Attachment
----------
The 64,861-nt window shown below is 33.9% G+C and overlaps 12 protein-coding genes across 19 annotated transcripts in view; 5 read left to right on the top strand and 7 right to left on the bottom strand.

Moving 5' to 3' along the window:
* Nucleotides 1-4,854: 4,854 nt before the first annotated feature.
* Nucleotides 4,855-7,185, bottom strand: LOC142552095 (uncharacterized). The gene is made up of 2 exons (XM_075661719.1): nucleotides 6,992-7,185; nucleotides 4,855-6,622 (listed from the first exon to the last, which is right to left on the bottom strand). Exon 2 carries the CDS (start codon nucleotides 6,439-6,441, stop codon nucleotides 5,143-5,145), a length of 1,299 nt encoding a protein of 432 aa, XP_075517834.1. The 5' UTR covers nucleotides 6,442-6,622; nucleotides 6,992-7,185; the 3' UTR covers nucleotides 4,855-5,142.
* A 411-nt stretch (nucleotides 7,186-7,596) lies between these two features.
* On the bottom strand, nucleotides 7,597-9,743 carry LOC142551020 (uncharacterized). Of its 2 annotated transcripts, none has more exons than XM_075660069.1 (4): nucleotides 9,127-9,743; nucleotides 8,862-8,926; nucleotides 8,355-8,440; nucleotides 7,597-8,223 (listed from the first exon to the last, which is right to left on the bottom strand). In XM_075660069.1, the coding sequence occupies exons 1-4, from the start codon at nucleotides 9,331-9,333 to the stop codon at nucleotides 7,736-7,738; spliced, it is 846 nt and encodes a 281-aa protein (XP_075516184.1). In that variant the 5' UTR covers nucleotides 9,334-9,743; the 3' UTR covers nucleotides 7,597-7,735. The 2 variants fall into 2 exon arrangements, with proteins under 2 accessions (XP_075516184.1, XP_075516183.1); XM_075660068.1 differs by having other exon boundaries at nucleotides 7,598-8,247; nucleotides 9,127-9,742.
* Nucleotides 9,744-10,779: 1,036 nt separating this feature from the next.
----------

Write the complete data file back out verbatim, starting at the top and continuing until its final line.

The 64,861-nt window shown below is 33.9% G+C and overlaps 12 protein-coding genes across 19 annotated transcripts in view; 5 read left to right on the top strand and 7 right to left on the bottom strand.

Moving 5' to 3' along the window:
* Nucleotides 1-4,854: 4,854 nt before the first annotated feature.
* Nucleotides 4,855-7,185, bottom strand: LOC142552095 (uncharacterized). The gene is made up of 2 exons (XM_075661719.1): nucleotides 6,992-7,185; nucleotides 4,855-6,622 (listed from the first exon to the last, which is right to left on the bottom strand). Exon 2 carries the CDS (start codon nucleotides 6,439-6,441, stop codon nucleotides 5,143-5,145), a length of 1,299 nt encoding a protein of 432 aa, XP_075517834.1. The 5' UTR covers nucleotides 6,442-6,622; nucleotides 6,992-7,185; the 3' UTR covers nucleotides 4,855-5,142.
* A 411-nt stretch (nucleotides 7,186-7,596) lies between these two features.
* On the bottom strand, nucleotides 7,597-9,743 carry LOC142551020 (uncharacterized). Of its 2 annotated transcripts, none has more exons than XM_075660069.1 (4): nucleotides 9,127-9,743; nucleotides 8,862-8,926; nucleotides 8,355-8,440; nucleotides 7,597-8,223 (listed from the first exon to the last, which is right to left on the bottom strand). In XM_075660069.1, the coding sequence occupies exons 1-4, from the start codon at nucleotides 9,331-9,333 to the stop codon at nucleotides 7,736-7,738; spliced, it is 846 nt and encodes a 281-aa protein (XP_075516184.1). In that variant the 5' UTR covers nucleotides 9,334-9,743; the 3' UTR covers nucleotides 7,597-7,735. The 2 variants fall into 2 exon arrangements, with proteins under 2 accessions (XP_075516184.1, XP_075516183.1); XM_075660068.1 differs by having other exon boundaries at nucleotides 7,598-8,247; nucleotides 9,127-9,742.
* Nucleotides 9,744-10,779: 1,036 nt separating this feature from the next.